Once a progressing form of medical care, telemedicine has rapidly developed into a practical option for many healthcare providers today. One recent report by the AMA stated that telehealth adoption is growing at a rate faster than any other type of medical care solution, experiencing an overall growth of 53%.
These changes were essentially set off by a number of extrinsic factors such as geographic, physical and distance-related constraints, especially for the patient population residing in remote regions of America.
Additionally, the ongoing COVID-19 pandemic entailed a speedy shift in priorities for a large number of healthcare organizations, including top players such as Medicare and Medicaid, which now permit an extended number of telehealth services to be covered.
In this piece, we will look at a few important considerations providers should be aware of to streamline billing for their telemedicine practice.
1. Integrate Medical Billing Software with your Telemedicine Platform
Some of the major benefits that come alongside integrating medical billing software with your telemedicine platform include:
- Increased Time Saving – With a medical billing software in place, patients can pre-register. This comes as a huge time-saver since all new patients you onboard complete intake forms and provide insurance-related information even before their first appointment. Following this procedure also saves up a lot of time on both the patient’s as well as your end.
- Streamlined Workflows – A medical billing software helps in immediately sending the claim to another party. It also allows the healthcare provider to post outlay at the point-of-care to speed up filing. Apart from accelerating the electronic claim process, the electronic tracking facet that comes alongside a medical billing software permits your financial team to update the cash flow management activity from time to time.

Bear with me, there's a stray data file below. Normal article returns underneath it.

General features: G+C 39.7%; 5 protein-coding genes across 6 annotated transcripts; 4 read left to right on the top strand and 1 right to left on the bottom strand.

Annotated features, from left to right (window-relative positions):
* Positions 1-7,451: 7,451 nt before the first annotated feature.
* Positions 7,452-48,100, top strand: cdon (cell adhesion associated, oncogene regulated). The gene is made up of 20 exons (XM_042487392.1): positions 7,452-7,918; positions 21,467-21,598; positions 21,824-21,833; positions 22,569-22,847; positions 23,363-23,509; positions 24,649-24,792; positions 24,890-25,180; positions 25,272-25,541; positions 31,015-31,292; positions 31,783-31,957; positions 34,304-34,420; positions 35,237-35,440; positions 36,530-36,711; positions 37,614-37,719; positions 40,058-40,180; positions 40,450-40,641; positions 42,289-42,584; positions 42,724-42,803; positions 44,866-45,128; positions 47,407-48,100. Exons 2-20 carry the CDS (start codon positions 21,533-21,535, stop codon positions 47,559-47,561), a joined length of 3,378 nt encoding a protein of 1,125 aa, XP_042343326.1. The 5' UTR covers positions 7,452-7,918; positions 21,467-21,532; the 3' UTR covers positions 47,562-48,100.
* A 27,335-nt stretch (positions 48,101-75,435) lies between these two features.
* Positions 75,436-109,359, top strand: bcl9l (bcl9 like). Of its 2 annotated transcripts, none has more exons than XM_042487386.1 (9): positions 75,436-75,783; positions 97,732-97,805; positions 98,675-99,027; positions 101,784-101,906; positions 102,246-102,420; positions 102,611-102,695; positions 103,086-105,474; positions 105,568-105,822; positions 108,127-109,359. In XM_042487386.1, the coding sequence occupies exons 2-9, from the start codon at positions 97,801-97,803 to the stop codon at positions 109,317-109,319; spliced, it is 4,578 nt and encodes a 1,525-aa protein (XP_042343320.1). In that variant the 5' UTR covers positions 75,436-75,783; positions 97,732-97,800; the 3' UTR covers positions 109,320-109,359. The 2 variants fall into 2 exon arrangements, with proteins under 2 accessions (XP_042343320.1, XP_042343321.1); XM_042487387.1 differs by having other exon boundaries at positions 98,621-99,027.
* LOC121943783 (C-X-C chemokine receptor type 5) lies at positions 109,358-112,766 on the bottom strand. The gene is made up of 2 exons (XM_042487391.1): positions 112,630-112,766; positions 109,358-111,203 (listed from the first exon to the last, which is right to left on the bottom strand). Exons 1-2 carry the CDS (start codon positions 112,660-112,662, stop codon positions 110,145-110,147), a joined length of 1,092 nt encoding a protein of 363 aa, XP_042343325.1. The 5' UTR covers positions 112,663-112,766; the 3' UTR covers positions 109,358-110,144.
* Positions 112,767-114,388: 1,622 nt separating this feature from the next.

Apart from the ones mentioned above, there are a lot of other benefits that your practice can easily avail with the adoption of a medical billing software. It can take your telemedicine care delivery experience to an altogether different level.
2. Verify Beforehand that the Patient’s Insurance Covers Telemedicine
When starting out with your telemedicine journey, it always helps to verify beforehand whether or not your patient’s insurance covers telemedicine reimbursement, that too before their very first visit. While this may demand a little extra work on your part, you will only have to do it once for that particular policy.
One important thing to remember here is that you should always have a telemedicine insurance verification form handy when you call the payer. This makes it comparatively easier for you to document the representative’s answers.
Also, make sure you note down the call reference number.
In case the payer denies the claim at a later time, you can use this information to settle the claim. If the payer had said over the phone that telemedicine was covered in the patient’s insurance and you have the reference number for the call, they will have to honor that.
3. Know the Telemedicine Guidelines for each Payer
If you’re tackling billing with the major types of payers (Medicaid, Medicare, Private payers), this part may seem a little intimidating at first. However, the most effortless way to learn what each payer wants for telemedicine is simply calling and asking the right questions.
Some of the questions you can consider asking are:
- What healthcare services can be furnished via telemedicine?
- Which healthcare providers can bill for telemedicine?
- Is there a set of restrictions or conditions that need to be met before a patient qualifies for telemedicine?
- Are there any restrictions on the number of telemedicine visits patients can have through the span of one year?
While a few payers may have clear and definite answers to these questions, some others may just say that they cover telemedicine for only a few providers, and not put additional restrictions on it.
Since these guidelines greatly vary state-to-state and payer-to-payer, and also since telemedicine rules are fast changing due to the ongoing COVID-19 global pandemic, keep in mind that the representatives at the insurance carriers may, at times, not be certain when answering some of your queries. Therefore, you might want to consider cross-checking their answers more than once.
4. Inquire with the Payer what CPT Codes are Eligible for Billing Telemedicine